China’s foreign ministry on Thursday downplayed comments by Secretary of State Hillary Clinton that the country was on a “fool’s errand” to try to halt the march of freedom, suggesting the remarks were taken out of context.
In an interview with the Atlantic magazine published on Tuesday, the last day of a strategic economic dialogue between China and the United States in Washington, Clinton took the Chinese to task in some of her most vivid language to date.
“They’re worried, and they are trying to stop history, which is a fool’s errand,” she said in the April 7 interview, which focused largely on political upheaval in the Middle East. “They cannot do it. But they’re going to hold it off as long as possible.”
But Chinese Foreign Ministry Spokeswoman Jiang Yu said the comments did not distract from the overall successful tone of the Washington meetings.
I think perhaps you have taken the quotes out of context, and ought to look at the full picture to understand the U.S. appraisal of the talks’ achievements,” Jiang told a regular news briefing in Beijing, when asked about Clinton’s interview.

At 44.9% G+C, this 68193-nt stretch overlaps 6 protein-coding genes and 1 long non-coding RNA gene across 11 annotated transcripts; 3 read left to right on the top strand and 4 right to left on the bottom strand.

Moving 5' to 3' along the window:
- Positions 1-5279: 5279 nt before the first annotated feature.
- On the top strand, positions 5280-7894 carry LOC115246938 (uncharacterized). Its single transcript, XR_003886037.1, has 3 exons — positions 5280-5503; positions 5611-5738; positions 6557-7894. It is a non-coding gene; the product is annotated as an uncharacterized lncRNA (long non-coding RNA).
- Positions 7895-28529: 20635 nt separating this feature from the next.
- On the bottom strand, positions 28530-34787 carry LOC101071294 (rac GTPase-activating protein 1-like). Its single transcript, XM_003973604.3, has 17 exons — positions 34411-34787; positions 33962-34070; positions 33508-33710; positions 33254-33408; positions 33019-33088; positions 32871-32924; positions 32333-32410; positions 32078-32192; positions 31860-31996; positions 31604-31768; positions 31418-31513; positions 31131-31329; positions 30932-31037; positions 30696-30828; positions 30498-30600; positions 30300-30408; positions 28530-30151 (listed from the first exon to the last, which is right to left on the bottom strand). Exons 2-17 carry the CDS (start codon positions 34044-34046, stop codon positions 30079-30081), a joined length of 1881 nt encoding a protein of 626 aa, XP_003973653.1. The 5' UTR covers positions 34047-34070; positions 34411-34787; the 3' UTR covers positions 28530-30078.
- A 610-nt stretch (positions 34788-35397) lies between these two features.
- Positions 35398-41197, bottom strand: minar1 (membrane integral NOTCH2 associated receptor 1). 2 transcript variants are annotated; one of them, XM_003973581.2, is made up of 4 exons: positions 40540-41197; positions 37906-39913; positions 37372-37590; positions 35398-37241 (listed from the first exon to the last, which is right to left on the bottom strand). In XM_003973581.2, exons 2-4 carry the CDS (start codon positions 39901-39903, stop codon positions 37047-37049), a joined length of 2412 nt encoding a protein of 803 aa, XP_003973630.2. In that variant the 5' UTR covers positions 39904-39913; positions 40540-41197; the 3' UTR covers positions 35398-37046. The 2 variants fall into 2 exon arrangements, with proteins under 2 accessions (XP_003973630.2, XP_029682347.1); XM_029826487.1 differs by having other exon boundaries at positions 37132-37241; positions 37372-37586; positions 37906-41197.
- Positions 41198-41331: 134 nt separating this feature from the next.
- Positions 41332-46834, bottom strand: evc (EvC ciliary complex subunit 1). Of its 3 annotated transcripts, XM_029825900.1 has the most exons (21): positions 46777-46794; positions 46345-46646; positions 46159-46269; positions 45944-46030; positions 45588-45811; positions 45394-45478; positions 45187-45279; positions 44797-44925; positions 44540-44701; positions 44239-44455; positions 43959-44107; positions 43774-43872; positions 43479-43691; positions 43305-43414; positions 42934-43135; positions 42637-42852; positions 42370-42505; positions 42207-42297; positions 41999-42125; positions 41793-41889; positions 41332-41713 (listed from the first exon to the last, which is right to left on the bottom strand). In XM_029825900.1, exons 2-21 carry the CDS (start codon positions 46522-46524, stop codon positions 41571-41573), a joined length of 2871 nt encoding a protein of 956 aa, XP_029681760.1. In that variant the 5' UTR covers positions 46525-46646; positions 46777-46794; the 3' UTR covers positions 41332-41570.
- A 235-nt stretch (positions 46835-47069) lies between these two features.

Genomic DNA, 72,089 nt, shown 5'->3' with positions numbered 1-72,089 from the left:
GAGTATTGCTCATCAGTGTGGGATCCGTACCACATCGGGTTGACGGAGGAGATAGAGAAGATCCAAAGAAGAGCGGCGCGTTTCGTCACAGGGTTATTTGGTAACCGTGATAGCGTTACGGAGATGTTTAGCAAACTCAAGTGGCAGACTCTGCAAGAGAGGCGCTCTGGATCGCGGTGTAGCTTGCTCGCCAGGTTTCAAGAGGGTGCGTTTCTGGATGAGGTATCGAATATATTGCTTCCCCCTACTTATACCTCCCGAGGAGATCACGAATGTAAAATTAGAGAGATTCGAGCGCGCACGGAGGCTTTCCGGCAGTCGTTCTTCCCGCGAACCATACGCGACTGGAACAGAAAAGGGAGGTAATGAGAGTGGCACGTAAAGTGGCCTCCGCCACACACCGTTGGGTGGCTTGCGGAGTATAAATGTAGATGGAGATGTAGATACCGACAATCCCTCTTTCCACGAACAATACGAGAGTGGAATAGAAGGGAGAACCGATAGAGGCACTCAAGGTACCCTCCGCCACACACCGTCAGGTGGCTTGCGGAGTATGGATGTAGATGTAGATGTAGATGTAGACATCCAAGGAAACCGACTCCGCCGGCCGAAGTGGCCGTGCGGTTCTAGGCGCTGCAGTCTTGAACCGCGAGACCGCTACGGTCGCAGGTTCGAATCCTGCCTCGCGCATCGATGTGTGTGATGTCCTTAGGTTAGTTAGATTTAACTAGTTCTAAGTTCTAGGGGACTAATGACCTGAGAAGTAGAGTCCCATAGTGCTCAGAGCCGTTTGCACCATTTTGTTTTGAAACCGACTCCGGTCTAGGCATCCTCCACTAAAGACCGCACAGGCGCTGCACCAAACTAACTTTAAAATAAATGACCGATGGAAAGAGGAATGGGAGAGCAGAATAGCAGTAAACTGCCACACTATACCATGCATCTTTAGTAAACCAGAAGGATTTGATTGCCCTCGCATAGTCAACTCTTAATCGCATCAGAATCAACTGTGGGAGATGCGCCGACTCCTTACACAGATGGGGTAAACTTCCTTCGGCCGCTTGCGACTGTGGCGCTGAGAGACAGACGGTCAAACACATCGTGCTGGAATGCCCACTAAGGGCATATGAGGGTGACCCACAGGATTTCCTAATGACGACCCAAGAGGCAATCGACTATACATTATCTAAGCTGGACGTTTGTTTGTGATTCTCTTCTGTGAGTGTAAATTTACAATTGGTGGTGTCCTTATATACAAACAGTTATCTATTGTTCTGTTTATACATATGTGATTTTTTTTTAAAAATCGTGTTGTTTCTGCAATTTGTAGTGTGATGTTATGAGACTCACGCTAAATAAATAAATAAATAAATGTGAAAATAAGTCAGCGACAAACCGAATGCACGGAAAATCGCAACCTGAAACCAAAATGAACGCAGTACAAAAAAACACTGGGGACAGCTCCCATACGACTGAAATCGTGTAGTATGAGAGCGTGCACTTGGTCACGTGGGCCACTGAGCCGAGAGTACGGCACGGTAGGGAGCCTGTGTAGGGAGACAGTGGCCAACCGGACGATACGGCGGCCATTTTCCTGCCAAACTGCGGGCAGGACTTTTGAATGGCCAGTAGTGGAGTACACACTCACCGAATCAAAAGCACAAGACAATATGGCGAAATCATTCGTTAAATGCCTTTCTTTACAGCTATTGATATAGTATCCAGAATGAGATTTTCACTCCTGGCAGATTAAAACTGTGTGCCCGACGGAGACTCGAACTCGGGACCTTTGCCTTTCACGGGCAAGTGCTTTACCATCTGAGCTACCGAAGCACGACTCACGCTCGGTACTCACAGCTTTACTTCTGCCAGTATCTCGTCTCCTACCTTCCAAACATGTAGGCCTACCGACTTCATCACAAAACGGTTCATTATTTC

“Generally speaking, the reports I have read, and what I have found out, have been positive,” she added.
“We have expressed our point of view many times on the relevant question,” Jiang said, in an apparent reference to the human rights issue. “China and the United States have broad common interests.”
Chinese state media had largely glossed over U.S. criticism of China’s rights record at the Washington talks, which focused on economic ties, underscoring an unwillingness to let the issue stymie broader relations.
China is in the midst of a severe crackdown against dissent, jailing, detaining or placing in secretive informal custody dozens of activists and protesters it fears will challenge Communist Party rule.
A party leadership succession in late 2012 is encouraging China to keep a hard grip on dissent, as is anxiety that anti-authoritarian uprisings in the Arab world might inspire similar movements on the Chinese mainland.